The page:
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home : outdoors : fishing & hunting August 1, 2014


WITC

6/4/2014 3:22:00 PM
Bucks-only hunt set for North
Dave Greschner
Sports editor

Burnett, Washburn, Sawyer and Rusk counties are among the 19 counties where deer hunting this fall will be for bucks only.
The bucks-only hunting applies to both gun and archery seasons, said Mike Zeckmeister, Department of Natural Resources Northern Region manager.
Barron and Polk counties are not among the bucks-only counties.
The Natural Resources Board approved the DNR's recommendations for the 2014 deer hunting season last Wednesday.
The bucks-only season for much of northern Wisconsin comes after a second severe winter, which has taken a toll on deer and fawn production.
"With the severity of this past winter, recommending a buck-only hunting season for much of northern Wisconsin is a first step in allowing the deer population to recover," said DNR secretary Cathy Stepp. "We have received a great deal of public input (and support) on these recommendations."
Zeckmeister said that the weather problems began a year ago, when winter hung on well into May.
"We knew that does carrying fawns would be impacted (by the late winter of 2013). There was an impact on the fawn production," said Zeckmeister.
Zeckmeister said hunters did not see as many deer during the gun season in late November, but he also contributed part of that to the cold hunting conditions. Then, another tough winter of sustained cold and snow followed.
"This winter was one of the most severe on record. We did lose deer. That happens," said Zeckmeister.
The first deer to die in a severe winter are fawns, those deer born the previous spring. However, older deer were also lost, said Zeckmeister.
The impact of this severe winter will continue beyond fawn birthing, which is occurring now. Because of the winter stress on does, fawns will likely be underweight at birth, said Zeckmeister, and will need additional milk to regain that weight. At the same time, the mother is stressed from winter and has trouble producing enough milk, especially if she drops twins.
Zeckmeister has some reservations about the bucks-only, no-antlerless quota season in northern Wisconsin. He said if the herd builds back up too quickly another severe winter can have a bigger impact on a bigger herd competing for food.
"It's a balancing act. But the general public, as a whole, supports these no antlerless quotas (at this time)," said Zeckmeister.
In the bucks-only counties, only a limited number of antlerless deer will be allowed to be taken by youth hunters, disabled hunters and qualified military personnel.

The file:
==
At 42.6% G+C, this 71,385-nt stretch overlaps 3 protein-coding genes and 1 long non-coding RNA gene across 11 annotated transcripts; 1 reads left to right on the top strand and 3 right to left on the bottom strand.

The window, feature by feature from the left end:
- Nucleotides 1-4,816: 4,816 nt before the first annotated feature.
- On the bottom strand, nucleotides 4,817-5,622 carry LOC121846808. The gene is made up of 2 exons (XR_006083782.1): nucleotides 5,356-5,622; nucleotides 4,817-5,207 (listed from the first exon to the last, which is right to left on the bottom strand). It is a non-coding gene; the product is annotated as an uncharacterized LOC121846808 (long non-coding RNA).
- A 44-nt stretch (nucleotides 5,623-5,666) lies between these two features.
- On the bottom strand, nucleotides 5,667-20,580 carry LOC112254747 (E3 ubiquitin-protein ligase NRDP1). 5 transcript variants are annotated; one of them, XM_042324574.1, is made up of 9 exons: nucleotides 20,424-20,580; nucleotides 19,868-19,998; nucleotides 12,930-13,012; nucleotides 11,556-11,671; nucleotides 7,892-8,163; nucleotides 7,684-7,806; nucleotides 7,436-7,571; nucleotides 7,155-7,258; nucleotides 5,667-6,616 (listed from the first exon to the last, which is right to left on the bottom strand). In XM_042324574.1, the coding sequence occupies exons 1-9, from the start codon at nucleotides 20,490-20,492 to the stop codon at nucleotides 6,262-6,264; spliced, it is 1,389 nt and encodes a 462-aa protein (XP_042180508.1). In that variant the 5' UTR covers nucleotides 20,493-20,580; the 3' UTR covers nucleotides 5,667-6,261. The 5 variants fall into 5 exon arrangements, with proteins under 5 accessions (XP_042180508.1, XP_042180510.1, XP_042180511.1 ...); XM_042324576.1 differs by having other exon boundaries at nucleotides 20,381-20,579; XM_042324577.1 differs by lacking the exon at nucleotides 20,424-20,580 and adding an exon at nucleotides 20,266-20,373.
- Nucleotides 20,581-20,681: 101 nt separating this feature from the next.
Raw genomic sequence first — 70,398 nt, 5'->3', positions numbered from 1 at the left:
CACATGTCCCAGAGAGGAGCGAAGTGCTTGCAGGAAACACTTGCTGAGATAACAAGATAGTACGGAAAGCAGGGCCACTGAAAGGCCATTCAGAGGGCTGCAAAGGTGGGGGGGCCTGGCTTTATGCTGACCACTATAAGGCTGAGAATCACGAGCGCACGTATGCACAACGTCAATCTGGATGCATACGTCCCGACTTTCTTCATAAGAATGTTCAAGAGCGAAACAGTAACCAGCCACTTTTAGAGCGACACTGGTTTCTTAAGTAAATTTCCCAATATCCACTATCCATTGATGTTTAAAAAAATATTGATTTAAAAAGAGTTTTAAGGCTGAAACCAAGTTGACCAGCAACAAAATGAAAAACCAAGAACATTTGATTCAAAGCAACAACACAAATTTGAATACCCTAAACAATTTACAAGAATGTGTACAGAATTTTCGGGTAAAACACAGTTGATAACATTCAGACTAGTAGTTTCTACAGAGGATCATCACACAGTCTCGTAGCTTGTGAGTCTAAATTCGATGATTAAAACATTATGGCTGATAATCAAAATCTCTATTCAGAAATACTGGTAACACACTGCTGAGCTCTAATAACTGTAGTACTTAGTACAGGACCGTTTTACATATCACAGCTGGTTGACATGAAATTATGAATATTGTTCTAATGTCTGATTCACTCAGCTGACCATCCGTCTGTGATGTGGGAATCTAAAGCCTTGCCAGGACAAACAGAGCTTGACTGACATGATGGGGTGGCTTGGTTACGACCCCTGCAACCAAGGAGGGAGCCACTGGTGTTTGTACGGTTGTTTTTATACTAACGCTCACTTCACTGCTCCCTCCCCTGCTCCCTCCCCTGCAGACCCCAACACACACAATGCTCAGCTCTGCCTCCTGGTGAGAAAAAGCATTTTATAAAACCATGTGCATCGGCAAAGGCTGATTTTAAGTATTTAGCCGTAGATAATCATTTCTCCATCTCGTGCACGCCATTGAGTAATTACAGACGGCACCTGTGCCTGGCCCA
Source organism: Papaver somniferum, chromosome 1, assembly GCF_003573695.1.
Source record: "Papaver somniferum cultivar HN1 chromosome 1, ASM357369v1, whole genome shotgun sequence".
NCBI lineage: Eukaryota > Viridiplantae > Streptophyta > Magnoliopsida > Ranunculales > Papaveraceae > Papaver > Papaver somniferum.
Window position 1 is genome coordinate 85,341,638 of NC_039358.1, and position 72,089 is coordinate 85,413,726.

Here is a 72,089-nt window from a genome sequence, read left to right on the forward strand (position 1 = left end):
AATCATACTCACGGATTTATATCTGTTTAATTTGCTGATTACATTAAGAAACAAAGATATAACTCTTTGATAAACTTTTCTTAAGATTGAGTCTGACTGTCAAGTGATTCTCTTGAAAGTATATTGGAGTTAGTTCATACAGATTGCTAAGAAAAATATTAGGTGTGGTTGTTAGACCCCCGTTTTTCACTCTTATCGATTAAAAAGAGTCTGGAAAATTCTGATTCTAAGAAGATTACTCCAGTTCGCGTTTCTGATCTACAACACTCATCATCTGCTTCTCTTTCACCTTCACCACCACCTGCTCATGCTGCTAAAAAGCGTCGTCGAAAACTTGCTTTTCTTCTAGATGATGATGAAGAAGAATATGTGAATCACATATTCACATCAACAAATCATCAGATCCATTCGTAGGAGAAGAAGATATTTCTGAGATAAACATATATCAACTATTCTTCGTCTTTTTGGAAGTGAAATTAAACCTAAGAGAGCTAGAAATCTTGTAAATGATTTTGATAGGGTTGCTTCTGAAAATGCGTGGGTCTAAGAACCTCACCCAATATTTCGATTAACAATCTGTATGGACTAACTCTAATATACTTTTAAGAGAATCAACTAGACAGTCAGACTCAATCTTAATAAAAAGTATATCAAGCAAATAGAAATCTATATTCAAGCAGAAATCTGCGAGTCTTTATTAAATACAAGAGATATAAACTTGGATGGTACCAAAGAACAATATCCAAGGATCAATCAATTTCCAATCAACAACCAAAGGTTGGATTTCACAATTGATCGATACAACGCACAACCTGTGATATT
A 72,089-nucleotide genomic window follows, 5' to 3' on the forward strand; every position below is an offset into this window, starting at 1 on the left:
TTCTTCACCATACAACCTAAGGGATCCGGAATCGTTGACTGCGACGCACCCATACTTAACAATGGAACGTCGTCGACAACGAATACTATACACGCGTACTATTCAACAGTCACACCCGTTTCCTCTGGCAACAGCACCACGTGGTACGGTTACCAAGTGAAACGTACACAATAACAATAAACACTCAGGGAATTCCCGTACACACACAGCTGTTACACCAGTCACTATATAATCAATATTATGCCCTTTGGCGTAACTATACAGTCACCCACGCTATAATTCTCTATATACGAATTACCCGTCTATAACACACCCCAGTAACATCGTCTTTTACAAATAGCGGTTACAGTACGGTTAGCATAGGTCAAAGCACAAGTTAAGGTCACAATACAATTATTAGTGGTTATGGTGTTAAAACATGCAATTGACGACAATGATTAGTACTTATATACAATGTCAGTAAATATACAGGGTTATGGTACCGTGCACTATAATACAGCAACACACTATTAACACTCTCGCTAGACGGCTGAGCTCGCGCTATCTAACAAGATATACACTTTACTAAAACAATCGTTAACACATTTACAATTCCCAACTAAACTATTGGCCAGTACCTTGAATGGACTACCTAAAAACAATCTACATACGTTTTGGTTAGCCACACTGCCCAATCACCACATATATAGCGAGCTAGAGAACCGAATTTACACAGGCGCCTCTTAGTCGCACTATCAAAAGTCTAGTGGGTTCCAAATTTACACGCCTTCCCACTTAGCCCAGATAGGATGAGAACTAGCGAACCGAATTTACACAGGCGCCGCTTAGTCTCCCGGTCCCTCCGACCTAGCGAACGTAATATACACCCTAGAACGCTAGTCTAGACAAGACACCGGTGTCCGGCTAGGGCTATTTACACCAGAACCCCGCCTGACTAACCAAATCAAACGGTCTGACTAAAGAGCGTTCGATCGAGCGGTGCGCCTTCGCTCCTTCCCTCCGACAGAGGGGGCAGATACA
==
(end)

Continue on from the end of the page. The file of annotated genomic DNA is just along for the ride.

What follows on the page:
The bucks-only restriction also applies to bow hunters, making this the first archery season ever in those areas in which antlerless deer cannot be taken.
Barron and Polk counties, both in the DNR's Central Farmland Zone for deer management, will have antlerless quotas. Zeckmeister said there should be enough deer in those counties of farmland habitat to replenish the herd without going to the bucks-only format.
The DNR is using counties this season as deer management units. That change came out of the Deer Trustee Report last summer and is being implemented in 2014.
In addition to county designations, the DNR is also using large zones-four in the state-for issuing antlerless permits, where available. Those zones are Northern Forest, Central Forest, Central Farmland and Southern Farmland.
In the Farmland zones, each hunter receives one free antlerless permit, according to the DNR. Then, approximately 175,000 antlerless deer permits will become available for purchase in mid-August.
When purchasing a bonus permit, hunters will designate the zone, county and land type where they will use the permit. Public versus private land designation will allow the DNR to limit antlerless harvest on heavily hunted lands.
In Barron County, there are 1,625 antlerless permits available for private land and 170 for public land.
Antlerless permits go on sale in the Northern and Central Forest zones Monday, Aug. 18; in the Central Farmland Zone on Tuesday, Aug. 19; and in the Southern Farmland Zone on Wednesday, Aug. 20.






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